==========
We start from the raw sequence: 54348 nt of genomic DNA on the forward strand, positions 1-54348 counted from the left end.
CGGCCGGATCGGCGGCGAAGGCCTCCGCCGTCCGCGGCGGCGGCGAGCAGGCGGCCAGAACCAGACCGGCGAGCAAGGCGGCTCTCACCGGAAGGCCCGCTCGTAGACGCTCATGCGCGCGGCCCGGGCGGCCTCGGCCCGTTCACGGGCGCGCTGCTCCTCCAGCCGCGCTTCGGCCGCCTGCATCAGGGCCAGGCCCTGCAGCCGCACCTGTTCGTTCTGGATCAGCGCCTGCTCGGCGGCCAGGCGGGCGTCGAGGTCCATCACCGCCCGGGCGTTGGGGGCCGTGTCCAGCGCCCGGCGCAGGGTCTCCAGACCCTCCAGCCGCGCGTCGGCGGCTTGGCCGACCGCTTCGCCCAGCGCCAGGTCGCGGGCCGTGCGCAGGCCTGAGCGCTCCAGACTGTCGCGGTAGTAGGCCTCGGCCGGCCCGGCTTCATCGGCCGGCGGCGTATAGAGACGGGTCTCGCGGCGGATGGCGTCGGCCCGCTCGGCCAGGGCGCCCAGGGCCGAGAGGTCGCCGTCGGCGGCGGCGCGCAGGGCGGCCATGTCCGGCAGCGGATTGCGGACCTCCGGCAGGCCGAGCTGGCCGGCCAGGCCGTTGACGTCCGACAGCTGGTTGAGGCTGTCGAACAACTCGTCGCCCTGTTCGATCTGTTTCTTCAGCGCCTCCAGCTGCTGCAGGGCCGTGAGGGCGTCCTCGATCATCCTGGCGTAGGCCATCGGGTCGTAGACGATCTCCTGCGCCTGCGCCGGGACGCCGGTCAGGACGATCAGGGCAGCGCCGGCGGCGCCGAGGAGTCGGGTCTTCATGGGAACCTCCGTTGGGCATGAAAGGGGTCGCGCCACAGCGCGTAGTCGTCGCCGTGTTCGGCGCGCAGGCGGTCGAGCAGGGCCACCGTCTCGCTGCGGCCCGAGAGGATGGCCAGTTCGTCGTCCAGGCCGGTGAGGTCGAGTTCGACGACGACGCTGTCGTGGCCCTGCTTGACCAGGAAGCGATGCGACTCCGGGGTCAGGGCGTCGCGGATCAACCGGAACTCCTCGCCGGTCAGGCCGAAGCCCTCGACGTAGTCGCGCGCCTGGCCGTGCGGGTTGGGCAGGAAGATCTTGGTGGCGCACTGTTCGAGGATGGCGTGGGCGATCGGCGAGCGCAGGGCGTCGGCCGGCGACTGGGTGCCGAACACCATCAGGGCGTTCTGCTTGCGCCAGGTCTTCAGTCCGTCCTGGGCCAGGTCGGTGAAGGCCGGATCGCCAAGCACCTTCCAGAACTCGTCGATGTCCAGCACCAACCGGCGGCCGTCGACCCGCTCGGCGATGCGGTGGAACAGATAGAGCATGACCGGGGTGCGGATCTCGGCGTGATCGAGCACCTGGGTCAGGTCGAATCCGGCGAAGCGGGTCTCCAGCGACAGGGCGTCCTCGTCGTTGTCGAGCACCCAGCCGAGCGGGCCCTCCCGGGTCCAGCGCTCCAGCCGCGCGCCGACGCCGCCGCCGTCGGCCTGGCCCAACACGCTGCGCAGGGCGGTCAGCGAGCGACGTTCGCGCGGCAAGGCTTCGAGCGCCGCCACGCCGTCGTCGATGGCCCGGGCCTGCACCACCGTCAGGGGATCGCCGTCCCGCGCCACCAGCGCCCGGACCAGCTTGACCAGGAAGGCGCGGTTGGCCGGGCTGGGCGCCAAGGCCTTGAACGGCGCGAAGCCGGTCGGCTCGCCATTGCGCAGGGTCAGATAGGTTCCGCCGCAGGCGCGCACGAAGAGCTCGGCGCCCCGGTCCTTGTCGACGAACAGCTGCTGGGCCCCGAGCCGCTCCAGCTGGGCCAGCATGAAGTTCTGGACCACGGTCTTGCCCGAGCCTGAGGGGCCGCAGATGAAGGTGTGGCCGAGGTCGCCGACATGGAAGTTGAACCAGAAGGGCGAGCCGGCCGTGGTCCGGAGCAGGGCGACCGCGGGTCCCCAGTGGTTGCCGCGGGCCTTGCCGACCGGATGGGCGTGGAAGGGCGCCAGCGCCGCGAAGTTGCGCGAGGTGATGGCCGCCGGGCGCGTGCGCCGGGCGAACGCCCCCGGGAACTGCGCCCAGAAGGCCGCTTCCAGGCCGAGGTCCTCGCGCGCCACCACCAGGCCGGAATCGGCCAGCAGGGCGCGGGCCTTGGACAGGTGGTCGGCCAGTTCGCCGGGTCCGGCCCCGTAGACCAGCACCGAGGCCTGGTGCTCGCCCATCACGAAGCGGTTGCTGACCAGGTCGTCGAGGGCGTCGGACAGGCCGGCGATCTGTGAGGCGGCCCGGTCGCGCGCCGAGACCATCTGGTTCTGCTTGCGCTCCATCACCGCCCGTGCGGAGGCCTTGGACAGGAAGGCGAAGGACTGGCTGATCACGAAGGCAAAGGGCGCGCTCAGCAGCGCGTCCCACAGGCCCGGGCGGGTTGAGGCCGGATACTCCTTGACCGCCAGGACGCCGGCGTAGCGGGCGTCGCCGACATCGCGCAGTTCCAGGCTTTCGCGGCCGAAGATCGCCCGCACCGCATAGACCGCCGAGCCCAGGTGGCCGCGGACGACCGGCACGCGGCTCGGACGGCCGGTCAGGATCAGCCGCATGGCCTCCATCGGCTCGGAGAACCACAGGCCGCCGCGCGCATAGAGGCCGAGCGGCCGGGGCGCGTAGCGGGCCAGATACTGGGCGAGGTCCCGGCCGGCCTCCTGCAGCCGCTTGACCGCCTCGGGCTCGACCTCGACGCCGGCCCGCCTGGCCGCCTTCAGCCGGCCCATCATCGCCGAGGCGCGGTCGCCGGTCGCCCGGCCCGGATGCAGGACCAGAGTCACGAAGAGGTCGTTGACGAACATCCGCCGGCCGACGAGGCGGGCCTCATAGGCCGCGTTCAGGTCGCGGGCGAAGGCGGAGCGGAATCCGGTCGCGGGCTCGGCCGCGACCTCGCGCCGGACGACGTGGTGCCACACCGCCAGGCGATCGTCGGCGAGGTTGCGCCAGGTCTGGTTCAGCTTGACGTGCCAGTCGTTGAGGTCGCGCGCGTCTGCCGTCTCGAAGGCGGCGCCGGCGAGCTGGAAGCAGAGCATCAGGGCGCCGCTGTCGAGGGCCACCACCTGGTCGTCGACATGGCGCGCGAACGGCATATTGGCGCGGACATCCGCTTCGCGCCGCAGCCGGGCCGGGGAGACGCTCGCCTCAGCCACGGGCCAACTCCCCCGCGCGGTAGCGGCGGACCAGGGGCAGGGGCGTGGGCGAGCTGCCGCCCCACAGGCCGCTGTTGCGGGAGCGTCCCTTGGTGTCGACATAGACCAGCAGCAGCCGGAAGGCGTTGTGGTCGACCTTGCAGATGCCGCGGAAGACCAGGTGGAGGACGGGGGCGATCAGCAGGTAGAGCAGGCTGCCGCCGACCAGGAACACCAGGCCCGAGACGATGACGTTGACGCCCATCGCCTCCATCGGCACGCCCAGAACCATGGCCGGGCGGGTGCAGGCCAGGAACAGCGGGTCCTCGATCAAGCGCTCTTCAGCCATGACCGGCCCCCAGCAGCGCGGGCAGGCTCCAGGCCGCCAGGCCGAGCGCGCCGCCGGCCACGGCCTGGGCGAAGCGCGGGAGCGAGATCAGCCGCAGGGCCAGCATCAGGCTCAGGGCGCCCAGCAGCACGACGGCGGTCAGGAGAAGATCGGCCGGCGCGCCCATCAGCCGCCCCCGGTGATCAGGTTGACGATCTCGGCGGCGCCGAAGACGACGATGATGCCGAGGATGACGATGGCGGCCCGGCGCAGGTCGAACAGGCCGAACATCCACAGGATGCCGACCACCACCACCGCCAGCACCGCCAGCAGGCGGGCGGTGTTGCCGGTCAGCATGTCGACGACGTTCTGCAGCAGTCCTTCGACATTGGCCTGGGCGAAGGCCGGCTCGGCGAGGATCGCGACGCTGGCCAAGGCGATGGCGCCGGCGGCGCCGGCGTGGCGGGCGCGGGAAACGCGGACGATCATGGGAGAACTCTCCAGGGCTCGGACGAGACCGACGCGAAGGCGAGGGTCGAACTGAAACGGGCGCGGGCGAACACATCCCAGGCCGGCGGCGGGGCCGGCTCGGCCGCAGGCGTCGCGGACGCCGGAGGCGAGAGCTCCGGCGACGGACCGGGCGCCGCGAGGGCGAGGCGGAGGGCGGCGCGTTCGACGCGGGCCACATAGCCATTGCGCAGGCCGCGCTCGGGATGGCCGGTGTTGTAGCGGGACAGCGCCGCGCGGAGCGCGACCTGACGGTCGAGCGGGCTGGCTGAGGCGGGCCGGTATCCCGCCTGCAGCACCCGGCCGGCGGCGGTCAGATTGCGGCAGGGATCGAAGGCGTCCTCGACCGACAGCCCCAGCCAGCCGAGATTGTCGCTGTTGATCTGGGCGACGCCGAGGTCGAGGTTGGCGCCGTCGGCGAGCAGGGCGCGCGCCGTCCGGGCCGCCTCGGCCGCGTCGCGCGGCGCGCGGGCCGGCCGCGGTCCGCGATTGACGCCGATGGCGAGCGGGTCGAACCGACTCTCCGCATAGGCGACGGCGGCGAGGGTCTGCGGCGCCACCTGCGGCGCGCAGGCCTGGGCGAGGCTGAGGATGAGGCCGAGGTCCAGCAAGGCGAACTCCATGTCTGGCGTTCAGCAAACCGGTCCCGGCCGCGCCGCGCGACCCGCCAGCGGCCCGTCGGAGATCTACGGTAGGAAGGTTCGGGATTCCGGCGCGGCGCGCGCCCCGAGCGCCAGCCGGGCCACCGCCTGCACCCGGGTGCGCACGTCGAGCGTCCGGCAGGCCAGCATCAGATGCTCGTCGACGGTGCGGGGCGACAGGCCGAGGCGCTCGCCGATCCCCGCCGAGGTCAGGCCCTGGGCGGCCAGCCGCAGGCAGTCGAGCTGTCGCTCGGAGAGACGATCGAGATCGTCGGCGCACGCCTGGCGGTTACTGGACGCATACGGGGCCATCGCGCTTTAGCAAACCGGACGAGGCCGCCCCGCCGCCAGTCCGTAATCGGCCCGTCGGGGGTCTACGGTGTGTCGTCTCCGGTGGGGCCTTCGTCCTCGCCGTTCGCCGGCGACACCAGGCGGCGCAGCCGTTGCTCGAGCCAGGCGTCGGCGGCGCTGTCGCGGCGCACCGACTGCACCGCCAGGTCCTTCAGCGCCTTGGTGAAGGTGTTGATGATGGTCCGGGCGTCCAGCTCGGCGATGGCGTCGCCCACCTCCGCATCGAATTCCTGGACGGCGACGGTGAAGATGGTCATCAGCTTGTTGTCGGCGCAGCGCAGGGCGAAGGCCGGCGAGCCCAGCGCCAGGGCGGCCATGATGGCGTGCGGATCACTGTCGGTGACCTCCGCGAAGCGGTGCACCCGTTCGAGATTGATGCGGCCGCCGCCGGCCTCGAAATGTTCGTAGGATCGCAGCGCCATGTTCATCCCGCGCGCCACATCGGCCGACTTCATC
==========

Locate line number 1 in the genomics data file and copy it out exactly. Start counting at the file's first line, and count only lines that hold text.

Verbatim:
We start from the raw sequence: 54348 nt of genomic DNA on the forward strand, positions 1-54348 counted from the left end.